Response to Ofsted Inspection

2nd June 2015

Dear Parents and Carers,

Following on from our Ofsted inspection, I am writing to outline how we are beginning to meet the action points identified within the report.  As was mentioned in the letter that accompanied the report, we were pleased that these action points did not come as a surprise to us as we were already working towards these areas.

Action point 1:
Marking does not always give pupils sufficient guidance in how to improve their work.

What does this mean?
The report stated that, “There are some good examples of teachers’ marking; however, on occasions pupils are not given sufficient guidance on how to improve their work.” When a pupil is working independently (i.e. not in a teacher or teaching assistant focus group), their English and Maths work is marked in more detail, with successes and development points recorded. These comments relate back to the original learning objective. Feedback marking is vital in supporting children to improve their learning.  This feedback needs to be more focused and importantly, dedicated time needs to be set aside each day for the pupils to respond to the feedback marking.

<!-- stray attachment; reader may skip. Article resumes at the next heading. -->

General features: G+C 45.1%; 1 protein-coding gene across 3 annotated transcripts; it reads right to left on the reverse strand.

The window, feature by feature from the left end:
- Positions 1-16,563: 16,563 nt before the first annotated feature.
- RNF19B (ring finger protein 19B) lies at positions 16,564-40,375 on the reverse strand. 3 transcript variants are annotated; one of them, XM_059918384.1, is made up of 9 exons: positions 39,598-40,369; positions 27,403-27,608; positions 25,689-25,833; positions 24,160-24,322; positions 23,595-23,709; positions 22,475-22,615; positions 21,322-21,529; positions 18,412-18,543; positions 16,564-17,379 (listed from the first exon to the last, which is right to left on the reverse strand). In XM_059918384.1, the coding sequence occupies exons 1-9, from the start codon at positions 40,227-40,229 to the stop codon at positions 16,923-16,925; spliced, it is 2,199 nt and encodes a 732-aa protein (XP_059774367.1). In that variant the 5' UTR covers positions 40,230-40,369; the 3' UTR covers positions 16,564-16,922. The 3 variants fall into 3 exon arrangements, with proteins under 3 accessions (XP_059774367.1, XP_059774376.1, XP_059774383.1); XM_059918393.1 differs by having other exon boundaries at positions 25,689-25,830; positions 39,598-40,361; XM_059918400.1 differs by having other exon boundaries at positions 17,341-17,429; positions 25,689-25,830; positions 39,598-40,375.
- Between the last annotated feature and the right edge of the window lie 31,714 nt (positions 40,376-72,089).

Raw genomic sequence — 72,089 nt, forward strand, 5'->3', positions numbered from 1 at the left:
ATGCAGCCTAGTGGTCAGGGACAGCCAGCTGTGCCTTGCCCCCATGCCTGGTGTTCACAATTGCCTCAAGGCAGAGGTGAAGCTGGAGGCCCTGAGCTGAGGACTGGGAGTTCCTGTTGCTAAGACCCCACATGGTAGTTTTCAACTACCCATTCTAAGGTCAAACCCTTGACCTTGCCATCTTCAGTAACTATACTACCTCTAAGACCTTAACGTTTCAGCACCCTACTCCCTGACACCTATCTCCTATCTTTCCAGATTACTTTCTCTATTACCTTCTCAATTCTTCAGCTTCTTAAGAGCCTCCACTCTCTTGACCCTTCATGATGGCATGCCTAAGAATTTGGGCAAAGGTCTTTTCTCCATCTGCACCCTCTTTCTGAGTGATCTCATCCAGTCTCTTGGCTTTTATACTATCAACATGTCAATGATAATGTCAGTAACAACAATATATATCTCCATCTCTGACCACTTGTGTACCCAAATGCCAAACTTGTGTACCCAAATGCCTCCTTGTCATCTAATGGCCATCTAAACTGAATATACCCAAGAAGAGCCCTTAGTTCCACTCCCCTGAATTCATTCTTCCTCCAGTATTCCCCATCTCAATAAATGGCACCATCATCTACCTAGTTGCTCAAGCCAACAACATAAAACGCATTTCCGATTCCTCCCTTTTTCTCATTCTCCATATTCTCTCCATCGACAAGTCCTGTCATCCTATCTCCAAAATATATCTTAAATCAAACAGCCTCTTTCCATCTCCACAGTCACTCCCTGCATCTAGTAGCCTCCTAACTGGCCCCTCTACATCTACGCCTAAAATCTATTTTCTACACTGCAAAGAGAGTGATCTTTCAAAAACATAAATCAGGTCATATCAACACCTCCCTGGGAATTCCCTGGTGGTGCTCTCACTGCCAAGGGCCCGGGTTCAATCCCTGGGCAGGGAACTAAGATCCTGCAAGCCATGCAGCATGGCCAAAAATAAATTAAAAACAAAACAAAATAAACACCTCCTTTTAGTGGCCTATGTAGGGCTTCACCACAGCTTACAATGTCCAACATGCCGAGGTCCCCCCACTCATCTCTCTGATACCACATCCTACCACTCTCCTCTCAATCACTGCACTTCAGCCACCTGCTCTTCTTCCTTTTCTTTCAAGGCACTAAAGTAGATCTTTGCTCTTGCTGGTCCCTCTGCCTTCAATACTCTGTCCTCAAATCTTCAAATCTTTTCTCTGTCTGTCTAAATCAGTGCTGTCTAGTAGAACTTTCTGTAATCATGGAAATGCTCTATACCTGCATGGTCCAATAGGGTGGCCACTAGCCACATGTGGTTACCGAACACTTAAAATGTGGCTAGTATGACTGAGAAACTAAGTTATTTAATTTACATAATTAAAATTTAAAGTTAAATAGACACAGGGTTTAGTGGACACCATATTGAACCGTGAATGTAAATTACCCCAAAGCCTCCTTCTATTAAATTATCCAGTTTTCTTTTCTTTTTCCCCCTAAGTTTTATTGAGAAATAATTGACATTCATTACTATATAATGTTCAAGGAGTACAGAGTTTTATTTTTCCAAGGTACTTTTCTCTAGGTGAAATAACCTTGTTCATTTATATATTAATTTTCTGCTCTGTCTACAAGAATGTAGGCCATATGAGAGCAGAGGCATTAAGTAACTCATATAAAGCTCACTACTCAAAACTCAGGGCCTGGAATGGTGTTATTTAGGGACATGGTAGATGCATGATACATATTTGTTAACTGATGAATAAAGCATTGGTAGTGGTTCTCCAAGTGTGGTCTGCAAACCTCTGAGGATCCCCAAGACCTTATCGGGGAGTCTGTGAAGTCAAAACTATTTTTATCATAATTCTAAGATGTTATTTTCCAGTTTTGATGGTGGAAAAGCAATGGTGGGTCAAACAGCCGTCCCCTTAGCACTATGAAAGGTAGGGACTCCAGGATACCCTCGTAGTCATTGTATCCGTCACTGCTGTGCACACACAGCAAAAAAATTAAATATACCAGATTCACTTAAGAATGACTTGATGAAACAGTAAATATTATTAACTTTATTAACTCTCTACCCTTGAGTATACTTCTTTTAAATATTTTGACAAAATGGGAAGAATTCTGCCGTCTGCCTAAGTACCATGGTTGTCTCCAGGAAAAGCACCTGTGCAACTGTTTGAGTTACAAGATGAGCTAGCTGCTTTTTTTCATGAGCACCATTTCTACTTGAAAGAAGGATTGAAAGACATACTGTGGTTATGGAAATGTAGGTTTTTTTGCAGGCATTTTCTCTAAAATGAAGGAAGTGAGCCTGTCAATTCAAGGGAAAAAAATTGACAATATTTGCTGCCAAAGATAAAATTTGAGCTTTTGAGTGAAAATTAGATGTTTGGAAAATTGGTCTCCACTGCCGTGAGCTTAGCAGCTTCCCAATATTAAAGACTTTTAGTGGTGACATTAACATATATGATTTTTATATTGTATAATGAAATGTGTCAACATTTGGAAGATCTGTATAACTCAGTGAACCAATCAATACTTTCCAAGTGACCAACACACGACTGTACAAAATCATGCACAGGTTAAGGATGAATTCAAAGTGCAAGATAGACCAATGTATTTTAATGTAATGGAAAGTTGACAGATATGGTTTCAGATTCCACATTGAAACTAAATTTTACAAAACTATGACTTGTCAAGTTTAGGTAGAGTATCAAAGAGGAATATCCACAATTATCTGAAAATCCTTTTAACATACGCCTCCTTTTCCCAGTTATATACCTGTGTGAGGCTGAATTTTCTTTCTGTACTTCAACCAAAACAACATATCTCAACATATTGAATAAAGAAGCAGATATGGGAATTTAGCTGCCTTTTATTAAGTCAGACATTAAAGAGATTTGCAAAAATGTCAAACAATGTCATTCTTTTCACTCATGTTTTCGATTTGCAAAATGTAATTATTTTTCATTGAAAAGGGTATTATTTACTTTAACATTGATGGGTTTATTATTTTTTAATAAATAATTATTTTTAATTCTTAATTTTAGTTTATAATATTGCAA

What are we already doing about it?
A feedback and marking policy was introduced in October 2014, following consultation with the staff and pupils. All teachers and teaching assistants have had training in effective feedback marking. The Governors and Senior Leadership Team have been monitoring the implementation of the feedback and marking policy, which included speaking with the pupils about it.